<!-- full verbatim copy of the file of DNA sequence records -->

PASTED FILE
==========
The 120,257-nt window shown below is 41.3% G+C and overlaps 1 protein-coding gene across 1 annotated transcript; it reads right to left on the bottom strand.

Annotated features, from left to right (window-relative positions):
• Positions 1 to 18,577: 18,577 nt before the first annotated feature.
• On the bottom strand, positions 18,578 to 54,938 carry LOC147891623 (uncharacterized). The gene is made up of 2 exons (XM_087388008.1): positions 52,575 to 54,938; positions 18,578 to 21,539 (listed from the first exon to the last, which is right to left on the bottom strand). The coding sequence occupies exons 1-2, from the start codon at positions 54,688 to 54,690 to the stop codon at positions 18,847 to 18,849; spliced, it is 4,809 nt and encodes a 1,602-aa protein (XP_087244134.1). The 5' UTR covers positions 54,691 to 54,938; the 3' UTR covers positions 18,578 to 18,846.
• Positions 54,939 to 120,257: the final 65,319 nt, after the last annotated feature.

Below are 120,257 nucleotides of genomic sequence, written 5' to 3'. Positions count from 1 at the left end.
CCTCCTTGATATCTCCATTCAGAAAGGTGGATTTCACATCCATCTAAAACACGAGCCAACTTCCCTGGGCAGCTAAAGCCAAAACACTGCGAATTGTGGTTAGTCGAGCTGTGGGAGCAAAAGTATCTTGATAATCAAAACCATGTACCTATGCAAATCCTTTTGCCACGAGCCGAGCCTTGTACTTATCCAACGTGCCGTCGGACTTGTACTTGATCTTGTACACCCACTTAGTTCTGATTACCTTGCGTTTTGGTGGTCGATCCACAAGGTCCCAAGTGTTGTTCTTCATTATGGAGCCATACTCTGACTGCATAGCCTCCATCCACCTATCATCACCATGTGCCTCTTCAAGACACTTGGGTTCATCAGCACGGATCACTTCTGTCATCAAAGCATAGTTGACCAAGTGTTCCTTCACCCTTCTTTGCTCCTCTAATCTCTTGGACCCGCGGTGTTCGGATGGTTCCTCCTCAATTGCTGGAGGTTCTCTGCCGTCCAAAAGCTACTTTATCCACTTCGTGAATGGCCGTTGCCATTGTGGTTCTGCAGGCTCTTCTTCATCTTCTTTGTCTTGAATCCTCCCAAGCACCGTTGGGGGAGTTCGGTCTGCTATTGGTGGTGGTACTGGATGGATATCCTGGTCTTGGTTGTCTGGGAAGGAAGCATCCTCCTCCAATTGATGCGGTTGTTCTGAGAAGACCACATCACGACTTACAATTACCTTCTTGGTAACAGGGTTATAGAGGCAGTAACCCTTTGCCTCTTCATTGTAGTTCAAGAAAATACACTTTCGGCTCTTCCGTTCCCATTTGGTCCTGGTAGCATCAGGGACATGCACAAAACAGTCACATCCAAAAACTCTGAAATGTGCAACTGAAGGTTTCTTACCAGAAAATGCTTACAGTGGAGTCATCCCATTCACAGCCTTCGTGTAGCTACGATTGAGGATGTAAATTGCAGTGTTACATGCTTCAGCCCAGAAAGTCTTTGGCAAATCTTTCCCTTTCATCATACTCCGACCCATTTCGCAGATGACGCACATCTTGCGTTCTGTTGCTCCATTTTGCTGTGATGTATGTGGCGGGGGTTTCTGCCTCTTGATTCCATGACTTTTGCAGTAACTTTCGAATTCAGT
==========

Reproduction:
The 120,257-nt window shown below is 41.3% G+C and overlaps 1 protein-coding gene across 1 annotated transcript; it reads right to left on the bottom strand.

Annotated features, from left to right (window-relative positions):
• Positions 1 to 18,577: 18,577 nt before the first annotated feature.
• On the bottom strand, positions 18,578 to 54,938 carry LOC147891623 (uncharacterized). The gene is made up of 2 exons (XM_087388008.1): positions 52,575 to 54,938; positions 18,578 to 21,539 (listed from the first exon to the last, which is right to left on the bottom strand). The coding sequence occupies exons 1-2, from the start codon at positions 54,688 to 54,690 to the stop codon at positions 18,847 to 18,849; spliced, it is 4,809 nt and encodes a 1,602-aa protein (XP_087244134.1). The 5' UTR covers positions 54,691 to 54,938; the 3' UTR covers positions 18,578 to 18,846.
• Positions 54,939 to 120,257: the final 65,319 nt, after the last annotated feature.

Below are 120,257 nucleotides of genomic sequence, written 5' to 3'. Positions count from 1 at the left end.
CCTCCTTGATATCTCCATTCAGAAAGGTGGATTTCACATCCATCTAAAACACGAGCCAACTTCCCTGGGCAGCTAAAGCCAAAACACTGCGAATTGTGGTTAGTCGAGCTGTGGGAGCAAAAGTATCTTGATAATCAAAACCATGTACCTATGCAAATCCTTTTGCCACGAGCCGAGCCTTGTACTTATCCAACGTGCCGTCGGACTTGTACTTGATCTTGTACACCCACTTAGTTCTGATTACCTTGCGTTTTGGTGGTCGATCCACAAGGTCCCAAGTGTTGTTCTTCATTATGGAGCCATACTCTGACTGCATAGCCTCCATCCACCTATCATCACCATGTGCCTCTTCAAGACACTTGGGTTCATCAGCACGGATCACTTCTGTCATCAAAGCATAGTTGACCAAGTGTTCCTTCACCCTTCTTTGCTCCTCTAATCTCTTGGACCCGCGGTGTTCGGATGGTTCCTCCTCAATTGCTGGAGGTTCTCTGCCGTCCAAAAGCTACTTTATCCACTTCGTGAATGGCCGTTGCCATTGTGGTTCTGCAGGCTCTTCTTCATCTTCTTTGTCTTGAATCCTCCCAAGCACCGTTGGGGGAGTTCGGTCTGCTATTGGTGGTGGTACTGGATGGATATCCTGGTCTTGGTTGTCTGGGAAGGAAGCATCCTCCTCCAATTGATGCGGTTGTTCTGAGAAGACCACATCACGACTTACAATTACCTTCTTGGTAACAGGGTTATAGAGGCAGTAACCCTTTGCCTCTTCATTGTAGTTCAAGAAAATACACTTTCGGCTCTTCCGTTCCCATTTGGTCCTGGTAGCATCAGGGACATGCACAAAACAGTCACATCCAAAAACTCTGAAATGTGCAACTGAAGGTTTCTTACCAGAAAATGCTTACAGTGGAGTCATCCCATTCACAGCCTTCGTGTAGCTACGATTGAGGATGTAAATTGCAGTGTTACATGCTTCAGCCCAGAAAGTCTTTGGCAAATCTTTCCCTTTCATCATACTCCGACCCATTTCGCAGATGACGCACATCTTGCGTTCTGTTGCTCCATTTTGCTGTGATGTATGTGGCGGGGGTTTCTGCCTCTTGATTCCATGACTTTTGCAGTAACTTTCGAATTCAGT